Her mother Kahn-Tineta Horn had been an Indigenous rights activist since the 1960s. In January 1969, Horn was part of a blockade of the international highway between Cornwall, Ont., and the United States that passed through the Mohawk Nation of Akwesasne. She once travelled to the United Kingdom to tell Queen Elizabeth II that she had claimed Britain as a colony of the Mohawk Nation.

Horn taught her four daughters perseverance, respect and achievement. In 1990, she reminded Waneek that she was a talented athlete who had hoped to go to the Olympics.

“My dream, my advocacy and my activism started with my mother,” said Horn-Miller. “She said: ‘If you give up now, you will forever be that soldier’s victim.'”

Ten years after Oka, Horn-Miller played the best game of her career. As the Canadian team tied with the Americans in a preliminary match, she scored a hat trick.

The 2000 Sydney Olympics is where she met her future husband, a non-Indigenous judo champion from Calgary named Keith Morgan.

“Choosing to love someone who is non-Indigenous . . . I come from a world where that is a really, really big deal.”

The 1876 Indian Act details a blood quantum measurement policy to designate who is a “full status Indian” (still the legal terminology for Indigenous people in Canada). Those with the designation are entitled to services that they must live on reserve to access.

“The reserve is often a beautiful place, a place of family and kinship, tradition and culture,” said Horn-Miller. “It can also be very political.”

In 1981, the Mohawk Council of Kahnawake passed a law to evict non-Indigenous spouses and children from their territory.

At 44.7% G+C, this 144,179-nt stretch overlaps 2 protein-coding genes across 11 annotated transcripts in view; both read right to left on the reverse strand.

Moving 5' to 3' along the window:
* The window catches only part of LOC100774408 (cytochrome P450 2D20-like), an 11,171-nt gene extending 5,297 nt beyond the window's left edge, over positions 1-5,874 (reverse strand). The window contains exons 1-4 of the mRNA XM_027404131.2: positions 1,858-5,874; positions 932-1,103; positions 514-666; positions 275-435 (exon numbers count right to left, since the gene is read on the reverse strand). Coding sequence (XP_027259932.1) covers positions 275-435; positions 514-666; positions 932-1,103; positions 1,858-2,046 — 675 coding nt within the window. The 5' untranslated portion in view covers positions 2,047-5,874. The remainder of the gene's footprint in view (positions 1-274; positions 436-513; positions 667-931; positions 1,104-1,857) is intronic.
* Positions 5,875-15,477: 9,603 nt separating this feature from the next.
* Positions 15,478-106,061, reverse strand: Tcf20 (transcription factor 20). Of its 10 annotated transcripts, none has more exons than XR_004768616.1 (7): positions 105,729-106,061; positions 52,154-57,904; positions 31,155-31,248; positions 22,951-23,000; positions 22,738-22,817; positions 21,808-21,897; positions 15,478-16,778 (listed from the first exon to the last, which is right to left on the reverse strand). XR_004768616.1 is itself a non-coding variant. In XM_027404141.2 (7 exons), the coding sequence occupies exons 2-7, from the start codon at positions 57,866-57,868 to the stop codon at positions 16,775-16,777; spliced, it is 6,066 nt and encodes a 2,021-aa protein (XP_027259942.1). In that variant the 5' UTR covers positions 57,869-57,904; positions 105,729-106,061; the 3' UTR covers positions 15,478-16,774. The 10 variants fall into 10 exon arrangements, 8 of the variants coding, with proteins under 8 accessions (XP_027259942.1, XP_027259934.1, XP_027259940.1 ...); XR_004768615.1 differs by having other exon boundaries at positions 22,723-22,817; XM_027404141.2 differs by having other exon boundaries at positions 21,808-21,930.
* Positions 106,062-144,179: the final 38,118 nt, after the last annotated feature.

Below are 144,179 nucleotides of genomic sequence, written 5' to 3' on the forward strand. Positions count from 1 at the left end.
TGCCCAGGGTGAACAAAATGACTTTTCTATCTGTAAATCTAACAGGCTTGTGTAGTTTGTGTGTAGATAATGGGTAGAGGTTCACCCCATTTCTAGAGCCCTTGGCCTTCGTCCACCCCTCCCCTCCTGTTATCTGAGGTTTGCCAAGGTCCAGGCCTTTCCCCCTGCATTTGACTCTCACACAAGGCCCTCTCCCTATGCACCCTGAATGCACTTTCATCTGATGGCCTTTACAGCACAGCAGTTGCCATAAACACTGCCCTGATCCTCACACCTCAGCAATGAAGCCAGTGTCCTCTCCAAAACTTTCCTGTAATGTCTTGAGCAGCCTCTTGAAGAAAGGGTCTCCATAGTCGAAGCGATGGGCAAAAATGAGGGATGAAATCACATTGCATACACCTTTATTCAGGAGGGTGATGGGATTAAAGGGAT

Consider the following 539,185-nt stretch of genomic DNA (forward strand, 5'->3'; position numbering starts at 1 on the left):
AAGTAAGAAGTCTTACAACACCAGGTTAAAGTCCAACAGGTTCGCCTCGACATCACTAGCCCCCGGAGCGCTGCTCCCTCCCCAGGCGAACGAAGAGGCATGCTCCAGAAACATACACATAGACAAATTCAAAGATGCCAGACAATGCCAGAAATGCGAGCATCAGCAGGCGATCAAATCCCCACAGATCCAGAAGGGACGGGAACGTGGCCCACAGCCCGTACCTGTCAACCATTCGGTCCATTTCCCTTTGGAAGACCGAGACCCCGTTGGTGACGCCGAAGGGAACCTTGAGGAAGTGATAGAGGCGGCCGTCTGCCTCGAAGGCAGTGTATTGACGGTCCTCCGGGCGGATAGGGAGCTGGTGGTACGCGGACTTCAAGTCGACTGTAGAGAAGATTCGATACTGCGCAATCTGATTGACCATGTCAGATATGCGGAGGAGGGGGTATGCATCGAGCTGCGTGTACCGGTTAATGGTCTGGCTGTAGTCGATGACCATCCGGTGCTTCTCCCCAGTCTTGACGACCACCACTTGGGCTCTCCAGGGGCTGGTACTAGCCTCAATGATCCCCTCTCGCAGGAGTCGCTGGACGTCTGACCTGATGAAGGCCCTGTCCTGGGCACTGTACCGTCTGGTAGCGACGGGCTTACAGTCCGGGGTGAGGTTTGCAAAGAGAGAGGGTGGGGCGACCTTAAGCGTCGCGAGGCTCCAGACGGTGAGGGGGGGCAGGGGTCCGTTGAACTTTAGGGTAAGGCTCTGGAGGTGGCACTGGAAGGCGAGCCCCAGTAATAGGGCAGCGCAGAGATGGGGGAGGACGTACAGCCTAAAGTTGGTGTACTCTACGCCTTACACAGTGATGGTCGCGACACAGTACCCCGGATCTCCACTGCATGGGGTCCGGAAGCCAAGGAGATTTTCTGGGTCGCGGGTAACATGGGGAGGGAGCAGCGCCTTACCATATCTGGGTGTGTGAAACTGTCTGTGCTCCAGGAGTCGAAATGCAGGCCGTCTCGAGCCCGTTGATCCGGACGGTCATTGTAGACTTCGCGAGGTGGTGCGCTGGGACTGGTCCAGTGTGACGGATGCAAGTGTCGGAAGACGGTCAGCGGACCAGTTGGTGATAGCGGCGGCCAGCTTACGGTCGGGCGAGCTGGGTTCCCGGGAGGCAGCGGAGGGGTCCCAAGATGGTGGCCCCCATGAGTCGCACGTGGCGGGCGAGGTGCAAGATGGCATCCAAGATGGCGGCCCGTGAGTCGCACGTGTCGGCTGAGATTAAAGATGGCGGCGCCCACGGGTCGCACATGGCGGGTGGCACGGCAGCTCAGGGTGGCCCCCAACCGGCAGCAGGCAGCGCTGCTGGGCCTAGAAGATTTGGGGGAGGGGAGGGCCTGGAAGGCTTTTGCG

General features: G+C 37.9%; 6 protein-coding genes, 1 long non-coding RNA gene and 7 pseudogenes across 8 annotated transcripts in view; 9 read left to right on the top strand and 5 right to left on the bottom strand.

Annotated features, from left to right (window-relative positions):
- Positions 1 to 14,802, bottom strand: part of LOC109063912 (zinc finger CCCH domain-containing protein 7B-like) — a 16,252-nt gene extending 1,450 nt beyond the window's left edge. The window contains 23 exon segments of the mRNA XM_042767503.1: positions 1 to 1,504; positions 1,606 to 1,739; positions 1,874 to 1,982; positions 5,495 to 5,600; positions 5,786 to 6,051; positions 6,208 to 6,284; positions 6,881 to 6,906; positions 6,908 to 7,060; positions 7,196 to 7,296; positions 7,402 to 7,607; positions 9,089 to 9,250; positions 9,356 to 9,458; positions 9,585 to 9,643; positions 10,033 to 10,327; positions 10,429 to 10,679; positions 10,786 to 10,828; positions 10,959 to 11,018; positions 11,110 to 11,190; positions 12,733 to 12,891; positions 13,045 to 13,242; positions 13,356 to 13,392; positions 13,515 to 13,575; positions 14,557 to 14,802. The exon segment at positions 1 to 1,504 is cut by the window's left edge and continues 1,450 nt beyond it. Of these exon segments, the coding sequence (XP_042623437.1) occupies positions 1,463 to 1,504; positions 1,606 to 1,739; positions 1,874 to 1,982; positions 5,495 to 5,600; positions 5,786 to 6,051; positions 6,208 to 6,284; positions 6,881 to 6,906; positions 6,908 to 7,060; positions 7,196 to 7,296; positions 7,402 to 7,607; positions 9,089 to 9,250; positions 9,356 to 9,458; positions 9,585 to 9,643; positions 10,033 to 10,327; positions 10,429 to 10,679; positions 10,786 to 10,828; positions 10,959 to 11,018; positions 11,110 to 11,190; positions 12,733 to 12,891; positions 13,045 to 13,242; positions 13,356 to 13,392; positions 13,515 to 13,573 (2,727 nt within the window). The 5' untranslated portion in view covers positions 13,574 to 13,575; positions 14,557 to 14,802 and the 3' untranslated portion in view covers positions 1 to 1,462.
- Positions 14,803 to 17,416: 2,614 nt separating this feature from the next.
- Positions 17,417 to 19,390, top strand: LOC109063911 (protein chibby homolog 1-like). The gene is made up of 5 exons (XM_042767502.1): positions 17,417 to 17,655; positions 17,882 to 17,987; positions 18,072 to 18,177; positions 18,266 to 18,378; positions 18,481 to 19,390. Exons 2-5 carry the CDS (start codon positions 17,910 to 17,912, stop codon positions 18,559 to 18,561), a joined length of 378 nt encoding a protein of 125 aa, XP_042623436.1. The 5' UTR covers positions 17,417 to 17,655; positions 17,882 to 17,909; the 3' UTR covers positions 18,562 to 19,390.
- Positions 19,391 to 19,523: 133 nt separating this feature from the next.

When she was pregnant with her first child, Horn-Miller faced threats and harassment from members of the community, as well as eviction attempts. In 2014, she was the lead plaintiff against the Mohawk Council’s “marry out, get out” laws that prevented her and Morgan from raising their children in Kahnawake.

The controversial law was the result of the Indian Act, a piece of legislation meant to eradicate and assimilate cultures. Identity, she said, is influenced by collective and historical experiences, by culture and family, hopes, dreams and even trauma. It shouldn’t be determined by federal legislation.

“Not only can I not accept that someone can tell me who I can’t marry, but I cannot accept how mixed race children and people were treated,” she said.

In 2018, the policy was ruled discriminatory by the Supreme Court of Quebec, but Horn-Miller had gone from a champion in her community to enemy number one.

“I know that my position will never be the same in my community,” she said.

“But I believe so strongly that this law is wrong, that this law was meant to tear us apart, that I had to do something.”

She puts the same questions to all Canadians, no matter their heritage or culture: Is this just an Indigenous issue? A woman’s issue? Or is it a Canadian issue?

What Canadians hope their country can be will hinge on what they answer.

“I want to fight to make it the best country in the world,” she said. “And I’m willing to fight alongside everybody.”

Tuesday, October 1, 2019 in